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Bombing Motive Could Be Revenge

The suicide bomber who blew himself up in Domodedovo last month could have been seeking to avenge the death of his brother-in-law, alleged rebel leader Bekkhan Bogatyryov, who was ambushed and killed

A stroke of luck allowed police to detain a rebel leader linked to the Domodedovo Airport bombing — which, a media report said, could have been revenge for a law enforcement raid on an Ingush village in August.

Bashir Khamkhoyev, an alleged liaison for Ingush rebels with insurgent supremo Doku Umarov — who has claimed responsibility for the bombing — was arrested after his car got in a road accident on the outskirts of Nazran, Itar-Tass reported.

Khamkhoyev resisted arrest by traffic policemen, who found firearms in his vehicle, but was injured in the scuffle and detained. The incident took place on Feb. 3, but was not reported earlier.

A court has sanctioned his arrest, a law enforcement source told Interfax on Thursday.

The suicide bomber who blew himself up in Domodedovo last month, killing 36, could have been seeking to avenge the death of his brother-in-law, alleged rebel leader Bekkhan Bogatyryov, Kommersant reported Thursday.

Bogatyryov was ambushed and killed by the Federal Security Service in Ingushetia in August, the report said.

His wife, Fatima Yevloyeva, 22, was detained in Ingushetia on Wednesday along with her brother Akhmed, 17, and fellow villager Akhmed Aushev.

Fatima's other brother, Magomed, 20, carried out the Domodedovo blast. Investigators think that his siblings and Aushev helped him to prepare the bomb and escorted him to a Moscow-bound bus some time ahead of the blast, Kommersant said.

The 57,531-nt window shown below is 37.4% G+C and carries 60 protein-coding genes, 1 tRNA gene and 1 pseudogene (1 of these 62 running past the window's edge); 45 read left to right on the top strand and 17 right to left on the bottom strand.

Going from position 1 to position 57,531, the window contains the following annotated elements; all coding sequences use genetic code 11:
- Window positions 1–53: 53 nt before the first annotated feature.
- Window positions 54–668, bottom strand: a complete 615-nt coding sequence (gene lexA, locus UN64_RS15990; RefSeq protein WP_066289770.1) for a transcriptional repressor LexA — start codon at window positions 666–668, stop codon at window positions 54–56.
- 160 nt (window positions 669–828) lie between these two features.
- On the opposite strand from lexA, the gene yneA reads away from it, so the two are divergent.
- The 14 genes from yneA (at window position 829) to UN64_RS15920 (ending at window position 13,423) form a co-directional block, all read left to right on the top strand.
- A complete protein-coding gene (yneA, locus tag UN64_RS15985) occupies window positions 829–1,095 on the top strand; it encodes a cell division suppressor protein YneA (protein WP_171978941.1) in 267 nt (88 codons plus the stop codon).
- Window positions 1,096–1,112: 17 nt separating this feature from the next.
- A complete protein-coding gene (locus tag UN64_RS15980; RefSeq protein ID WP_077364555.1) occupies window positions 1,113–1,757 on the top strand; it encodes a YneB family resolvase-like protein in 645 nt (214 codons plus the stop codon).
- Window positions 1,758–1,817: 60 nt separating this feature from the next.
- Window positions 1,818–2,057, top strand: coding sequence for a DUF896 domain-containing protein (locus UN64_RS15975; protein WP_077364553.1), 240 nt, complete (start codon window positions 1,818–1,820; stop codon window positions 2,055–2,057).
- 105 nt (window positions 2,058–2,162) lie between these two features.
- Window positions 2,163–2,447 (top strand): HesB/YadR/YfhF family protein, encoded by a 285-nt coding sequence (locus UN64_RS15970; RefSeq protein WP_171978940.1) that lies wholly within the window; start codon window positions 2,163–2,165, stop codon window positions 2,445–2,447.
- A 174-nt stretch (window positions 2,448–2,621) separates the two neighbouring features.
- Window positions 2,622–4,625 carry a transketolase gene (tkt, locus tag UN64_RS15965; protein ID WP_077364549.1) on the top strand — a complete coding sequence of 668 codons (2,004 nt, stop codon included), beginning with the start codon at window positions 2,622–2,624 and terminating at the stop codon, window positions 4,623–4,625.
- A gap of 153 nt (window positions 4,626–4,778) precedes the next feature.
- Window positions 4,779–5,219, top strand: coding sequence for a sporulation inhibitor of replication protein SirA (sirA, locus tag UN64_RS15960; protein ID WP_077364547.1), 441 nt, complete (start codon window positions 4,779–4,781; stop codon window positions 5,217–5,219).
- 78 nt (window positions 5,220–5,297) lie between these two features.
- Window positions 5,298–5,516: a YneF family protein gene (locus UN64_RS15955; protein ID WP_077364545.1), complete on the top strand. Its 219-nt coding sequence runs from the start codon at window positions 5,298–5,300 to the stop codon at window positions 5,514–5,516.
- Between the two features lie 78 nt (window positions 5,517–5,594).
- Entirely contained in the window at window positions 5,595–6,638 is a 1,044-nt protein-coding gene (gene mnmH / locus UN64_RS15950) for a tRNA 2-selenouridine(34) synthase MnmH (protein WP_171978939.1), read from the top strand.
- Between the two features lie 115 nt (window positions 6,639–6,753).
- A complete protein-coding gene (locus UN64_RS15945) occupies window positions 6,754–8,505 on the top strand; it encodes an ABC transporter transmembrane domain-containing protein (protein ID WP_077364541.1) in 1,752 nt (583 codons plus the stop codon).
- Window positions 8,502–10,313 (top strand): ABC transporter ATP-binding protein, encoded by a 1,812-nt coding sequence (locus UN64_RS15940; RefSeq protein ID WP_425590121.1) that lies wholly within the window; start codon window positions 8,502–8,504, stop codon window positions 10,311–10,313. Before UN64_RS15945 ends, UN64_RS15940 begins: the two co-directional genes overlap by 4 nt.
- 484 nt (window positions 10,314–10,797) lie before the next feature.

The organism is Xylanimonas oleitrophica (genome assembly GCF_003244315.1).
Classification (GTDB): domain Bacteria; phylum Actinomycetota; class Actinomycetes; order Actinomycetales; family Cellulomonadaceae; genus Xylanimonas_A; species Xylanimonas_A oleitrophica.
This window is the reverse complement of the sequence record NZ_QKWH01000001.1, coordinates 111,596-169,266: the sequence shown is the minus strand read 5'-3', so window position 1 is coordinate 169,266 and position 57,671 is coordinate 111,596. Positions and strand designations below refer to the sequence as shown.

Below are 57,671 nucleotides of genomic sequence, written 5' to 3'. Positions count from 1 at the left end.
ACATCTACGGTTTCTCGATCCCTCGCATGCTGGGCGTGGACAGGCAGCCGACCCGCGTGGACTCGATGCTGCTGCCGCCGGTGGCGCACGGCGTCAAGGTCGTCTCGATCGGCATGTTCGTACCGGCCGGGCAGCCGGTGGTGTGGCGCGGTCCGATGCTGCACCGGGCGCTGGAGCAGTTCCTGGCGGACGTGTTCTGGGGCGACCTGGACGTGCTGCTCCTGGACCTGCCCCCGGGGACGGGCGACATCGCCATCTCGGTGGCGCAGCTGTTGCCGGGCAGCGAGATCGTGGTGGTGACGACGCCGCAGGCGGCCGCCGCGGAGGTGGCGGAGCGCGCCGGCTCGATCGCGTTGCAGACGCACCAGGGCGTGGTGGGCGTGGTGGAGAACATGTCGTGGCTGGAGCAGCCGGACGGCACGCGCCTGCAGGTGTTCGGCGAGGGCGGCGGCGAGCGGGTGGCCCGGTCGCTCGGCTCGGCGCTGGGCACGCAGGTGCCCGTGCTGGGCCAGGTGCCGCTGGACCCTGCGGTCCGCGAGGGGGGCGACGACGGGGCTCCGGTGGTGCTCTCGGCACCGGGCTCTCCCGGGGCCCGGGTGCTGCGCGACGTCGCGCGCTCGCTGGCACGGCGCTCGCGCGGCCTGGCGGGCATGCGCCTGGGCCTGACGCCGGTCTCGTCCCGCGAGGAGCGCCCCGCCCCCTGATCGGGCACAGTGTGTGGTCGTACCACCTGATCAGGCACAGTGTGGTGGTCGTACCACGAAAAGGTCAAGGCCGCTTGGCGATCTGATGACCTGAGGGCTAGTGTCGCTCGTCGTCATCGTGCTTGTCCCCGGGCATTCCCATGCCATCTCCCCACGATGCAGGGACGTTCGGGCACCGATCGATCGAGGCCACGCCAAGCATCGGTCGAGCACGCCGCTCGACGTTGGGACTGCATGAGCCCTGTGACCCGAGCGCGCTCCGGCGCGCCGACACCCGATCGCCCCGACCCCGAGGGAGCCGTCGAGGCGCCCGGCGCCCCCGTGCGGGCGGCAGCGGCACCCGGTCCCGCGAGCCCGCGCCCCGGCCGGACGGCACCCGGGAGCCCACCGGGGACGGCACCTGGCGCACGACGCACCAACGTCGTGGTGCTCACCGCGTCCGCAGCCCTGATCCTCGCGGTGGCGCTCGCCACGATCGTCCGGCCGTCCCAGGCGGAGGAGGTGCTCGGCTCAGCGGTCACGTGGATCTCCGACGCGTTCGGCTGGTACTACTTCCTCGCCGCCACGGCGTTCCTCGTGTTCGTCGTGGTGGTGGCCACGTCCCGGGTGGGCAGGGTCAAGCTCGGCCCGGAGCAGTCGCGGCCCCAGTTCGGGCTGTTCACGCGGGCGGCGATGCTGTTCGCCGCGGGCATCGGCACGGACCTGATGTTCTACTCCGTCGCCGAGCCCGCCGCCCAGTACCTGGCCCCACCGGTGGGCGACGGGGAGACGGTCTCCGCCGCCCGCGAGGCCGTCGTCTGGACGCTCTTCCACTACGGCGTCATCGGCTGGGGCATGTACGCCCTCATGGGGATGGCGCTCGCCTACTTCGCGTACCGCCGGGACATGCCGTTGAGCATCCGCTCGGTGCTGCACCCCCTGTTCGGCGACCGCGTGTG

The bomb used in Domodedovo could have been made at the house of Bogatyryov's brother, Boris, in the neighboring village of Ekazhevo, the report added. The house was blown up by FSB after more bombs were found in it earlier this month, and Boris Bogatyryov was put on a federal wanted list.

Presidential envoy Anatoly Safonov told Interfax on Thursday that Russia will ask the United States to add rebel leader Umarov, the self-claimed mastermind of the blast, to the country's list of terrorists.

Ingush President Yunus-Bek Yevkurov said Thursday that he had "no doubt" Umarov was "behind" the Domodedovo attack.

The rebel commander could be in the North Caucasus, possibly in Georgia, but probably not in Chechnya, Ziyad Sabsabi, a Chechnya representative in the Federation Council, said Thursday.

Meanwhile, Moscow police spokesman Sergei Gulyayev denied reports about the Danish Embassy's cars being wanted in connection with the attack, Nezavisimaya Gazeta said Thursday.

Tabloid Lifenews.ru said earlier this week that the terrorists were alleged to have used the embassy's cars with diplomatic license plates when in Moscow.

Police suspect that more suicide bombing attacks may be planned in the North Caucasus, Lifenews.ru reported Wednesday, citing an unidentified law enforcement source.

Two 16-year-old teenagers from Dagestan, Aygyul Abdullayeva and Asiyat Adzhiyeva, are wanted in connection with potential new blasts, the source said.

A spokesman for the National Anti-Terrorist Committee refused to comment on the report for Itar-Tass on Thursday.

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